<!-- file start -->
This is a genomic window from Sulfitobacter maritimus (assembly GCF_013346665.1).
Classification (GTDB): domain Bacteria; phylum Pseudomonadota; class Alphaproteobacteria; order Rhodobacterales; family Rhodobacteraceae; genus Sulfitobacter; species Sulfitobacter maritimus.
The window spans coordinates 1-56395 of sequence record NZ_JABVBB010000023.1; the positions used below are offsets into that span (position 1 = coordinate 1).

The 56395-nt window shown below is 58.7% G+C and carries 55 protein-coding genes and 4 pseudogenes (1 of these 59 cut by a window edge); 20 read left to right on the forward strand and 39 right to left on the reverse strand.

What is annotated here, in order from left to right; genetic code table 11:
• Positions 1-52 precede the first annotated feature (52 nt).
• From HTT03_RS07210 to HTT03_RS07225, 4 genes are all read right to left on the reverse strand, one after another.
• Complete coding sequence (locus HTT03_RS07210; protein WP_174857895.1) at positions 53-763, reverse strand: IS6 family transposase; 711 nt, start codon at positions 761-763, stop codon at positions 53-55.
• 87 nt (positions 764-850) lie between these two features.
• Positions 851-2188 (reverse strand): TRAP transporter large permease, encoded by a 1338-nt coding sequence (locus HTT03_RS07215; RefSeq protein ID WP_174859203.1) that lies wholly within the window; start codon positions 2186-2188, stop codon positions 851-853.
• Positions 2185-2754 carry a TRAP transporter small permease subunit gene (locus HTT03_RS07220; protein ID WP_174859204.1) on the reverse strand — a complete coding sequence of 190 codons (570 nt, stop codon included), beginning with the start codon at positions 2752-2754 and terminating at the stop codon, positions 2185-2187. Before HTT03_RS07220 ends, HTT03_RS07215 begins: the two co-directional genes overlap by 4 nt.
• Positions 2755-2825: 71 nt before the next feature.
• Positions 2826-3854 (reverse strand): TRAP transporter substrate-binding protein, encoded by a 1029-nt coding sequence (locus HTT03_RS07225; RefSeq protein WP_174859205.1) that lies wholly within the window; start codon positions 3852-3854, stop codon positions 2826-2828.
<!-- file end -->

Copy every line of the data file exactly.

This is a genomic window from Sulfitobacter maritimus (assembly GCF_013346665.1).
Classification (GTDB): domain Bacteria; phylum Pseudomonadota; class Alphaproteobacteria; order Rhodobacterales; family Rhodobacteraceae; genus Sulfitobacter; species Sulfitobacter maritimus.
The window spans coordinates 1-56395 of sequence record NZ_JABVBB010000023.1; the positions used below are offsets into that span (position 1 = coordinate 1).

The 56395-nt window shown below is 58.7% G+C and carries 55 protein-coding genes and 4 pseudogenes (1 of these 59 cut by a window edge); 20 read left to right on the forward strand and 39 right to left on the reverse strand.

What is annotated here, in order from left to right; genetic code table 11:
• Positions 1-52 precede the first annotated feature (52 nt).
• From HTT03_RS07210 to HTT03_RS07225, 4 genes are all read right to left on the reverse strand, one after another.
• Complete coding sequence (locus HTT03_RS07210; protein WP_174857895.1) at positions 53-763, reverse strand: IS6 family transposase; 711 nt, start codon at positions 761-763, stop codon at positions 53-55.
• 87 nt (positions 764-850) lie between these two features.
• Positions 851-2188 (reverse strand): TRAP transporter large permease, encoded by a 1338-nt coding sequence (locus HTT03_RS07215; RefSeq protein ID WP_174859203.1) that lies wholly within the window; start codon positions 2186-2188, stop codon positions 851-853.
• Positions 2185-2754 carry a TRAP transporter small permease subunit gene (locus HTT03_RS07220; protein ID WP_174859204.1) on the reverse strand — a complete coding sequence of 190 codons (570 nt, stop codon included), beginning with the start codon at positions 2752-2754 and terminating at the stop codon, positions 2185-2187. Before HTT03_RS07220 ends, HTT03_RS07215 begins: the two co-directional genes overlap by 4 nt.
• Positions 2755-2825: 71 nt before the next feature.
• Positions 2826-3854 (reverse strand): TRAP transporter substrate-binding protein, encoded by a 1029-nt coding sequence (locus HTT03_RS07225; RefSeq protein WP_174859205.1) that lies wholly within the window; start codon positions 3852-3854, stop codon positions 2826-2828.